Bal: I did. When I was very young, I had a lovely teddy bear which was called Blue Ted, and he was about this big, a teddy bear with little arms out, and a little button nose which I – sorry, button eyes. I used to chew on them, when I was very young Yeah, I loved him so much I took him everywhere. I used to drag him down the street as my best friend, sleep with him, and I knew that when I went to bed my mum would take him and wash him. And then put him back into bed with me.

Emily: And do you remember how you got him?

Bal: No. No idea.

Emily: So you were quite – how old were you, do you think?

Bal: Gosh. I suppose I may have been like two or three. Yeah, and growing up to about like five or something, yeah, had him for ages.

Emily: And what kind of play did you play with him? Was it with other people, or …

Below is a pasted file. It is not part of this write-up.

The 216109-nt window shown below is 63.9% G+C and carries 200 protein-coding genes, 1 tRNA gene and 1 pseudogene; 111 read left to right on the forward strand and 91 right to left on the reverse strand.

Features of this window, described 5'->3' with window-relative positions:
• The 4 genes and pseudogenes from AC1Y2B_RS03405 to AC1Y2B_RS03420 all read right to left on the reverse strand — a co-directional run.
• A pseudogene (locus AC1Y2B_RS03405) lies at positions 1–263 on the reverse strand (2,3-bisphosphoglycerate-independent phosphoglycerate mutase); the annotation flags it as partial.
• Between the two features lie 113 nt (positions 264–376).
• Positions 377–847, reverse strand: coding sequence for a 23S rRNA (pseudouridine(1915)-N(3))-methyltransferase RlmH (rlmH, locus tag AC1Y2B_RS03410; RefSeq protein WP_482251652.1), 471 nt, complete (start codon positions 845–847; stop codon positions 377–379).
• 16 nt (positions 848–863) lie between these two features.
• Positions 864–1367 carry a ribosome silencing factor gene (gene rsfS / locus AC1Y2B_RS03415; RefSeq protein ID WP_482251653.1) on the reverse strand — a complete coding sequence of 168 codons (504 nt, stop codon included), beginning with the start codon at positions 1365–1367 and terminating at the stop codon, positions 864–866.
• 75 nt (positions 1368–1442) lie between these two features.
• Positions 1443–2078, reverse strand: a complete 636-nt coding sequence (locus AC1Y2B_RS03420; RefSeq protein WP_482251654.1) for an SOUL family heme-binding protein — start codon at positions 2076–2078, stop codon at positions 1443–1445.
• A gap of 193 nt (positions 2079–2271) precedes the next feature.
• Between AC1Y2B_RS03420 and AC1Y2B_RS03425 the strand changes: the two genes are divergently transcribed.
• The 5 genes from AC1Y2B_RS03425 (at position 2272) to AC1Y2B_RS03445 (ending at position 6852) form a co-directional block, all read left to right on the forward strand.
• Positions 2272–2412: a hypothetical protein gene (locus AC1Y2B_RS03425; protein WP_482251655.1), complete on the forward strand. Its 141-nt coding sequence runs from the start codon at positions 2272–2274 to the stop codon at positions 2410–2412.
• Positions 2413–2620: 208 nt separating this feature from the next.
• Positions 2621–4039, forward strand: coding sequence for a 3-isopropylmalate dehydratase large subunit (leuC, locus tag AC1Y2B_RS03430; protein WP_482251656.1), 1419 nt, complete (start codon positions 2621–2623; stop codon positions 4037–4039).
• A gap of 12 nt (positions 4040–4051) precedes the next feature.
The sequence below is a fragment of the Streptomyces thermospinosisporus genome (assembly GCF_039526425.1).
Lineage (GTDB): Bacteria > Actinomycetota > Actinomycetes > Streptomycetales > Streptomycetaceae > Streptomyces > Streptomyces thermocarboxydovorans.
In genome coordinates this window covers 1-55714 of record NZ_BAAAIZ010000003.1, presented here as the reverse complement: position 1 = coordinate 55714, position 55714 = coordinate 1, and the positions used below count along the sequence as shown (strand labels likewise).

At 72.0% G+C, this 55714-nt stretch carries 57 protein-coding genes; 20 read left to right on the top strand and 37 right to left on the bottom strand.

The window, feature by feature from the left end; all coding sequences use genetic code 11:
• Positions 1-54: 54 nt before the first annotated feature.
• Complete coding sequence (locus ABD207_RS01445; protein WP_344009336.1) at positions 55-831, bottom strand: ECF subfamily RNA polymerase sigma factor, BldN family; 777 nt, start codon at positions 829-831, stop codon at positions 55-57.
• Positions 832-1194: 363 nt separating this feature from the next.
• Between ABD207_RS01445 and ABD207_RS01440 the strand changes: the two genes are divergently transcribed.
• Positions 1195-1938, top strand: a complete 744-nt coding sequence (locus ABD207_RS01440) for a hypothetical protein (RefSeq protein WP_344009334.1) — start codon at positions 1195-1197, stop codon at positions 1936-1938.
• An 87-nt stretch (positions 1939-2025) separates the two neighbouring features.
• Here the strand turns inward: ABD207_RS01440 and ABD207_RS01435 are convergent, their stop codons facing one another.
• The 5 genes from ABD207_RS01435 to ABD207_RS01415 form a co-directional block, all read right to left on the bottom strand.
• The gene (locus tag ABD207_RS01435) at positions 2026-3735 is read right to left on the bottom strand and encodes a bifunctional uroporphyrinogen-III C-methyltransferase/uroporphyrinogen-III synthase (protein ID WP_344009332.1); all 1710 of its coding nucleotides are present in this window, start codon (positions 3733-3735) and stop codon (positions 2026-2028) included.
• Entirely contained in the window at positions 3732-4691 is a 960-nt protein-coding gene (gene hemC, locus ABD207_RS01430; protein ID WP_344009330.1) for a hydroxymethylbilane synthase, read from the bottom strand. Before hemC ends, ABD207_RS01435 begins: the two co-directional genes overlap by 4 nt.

Bal: No, it was just me and him really.

Emily: Imagination kind of game?

Bal: Pretty much, yeah. He was like a best friend.

Emily: Did you have any others and sisters that you grew up with?

Bal: I do. At the time, I had one older sister, who was a year older. And by the time I’d grown to around seven I had a younger brother, so seven years younger.

Emily: And did you ever share your bear with them?

Bal: Not the bear, no. ‘Cos he was mine. But he had his own like teddies.

2.03 – Emily: Could you describe him a bit more? Do you know what material? Did he have fur?

Bal: He was fur, yeah, and he was just standing straight up. He was about this tall, if I remember correctly. His arms sticking out to the side.

Emily: What colour was he?

Bal: Blue. Blue Ted, yeah.

Emily: Oh I see [laughs]. And how did you feel about – was it a him or a her?

Bal: It was a him, yeah

Emily: How did you feel about him?

Bal: I loved him, yeah. He was my companion, my best friend. Yeah.

Emily: And is he the kind of stand out toy you remember from your childhood?

Bal: As a youngster, very much, yeah

Emily: And he was kind of a comforter, it sounds like?

Bal: He was, yeah. He was always there.

Emily: And do you still have him?

Bal: I don’t, no

Emily: Do you remember when you, did you lose him, or?

Bal: I don’t know to be honest. I don’t know what happened to him.

Emily: Didn’t get handed down, or?

Bal: I don’t think he did. No. It’d a pity, but I don’t know.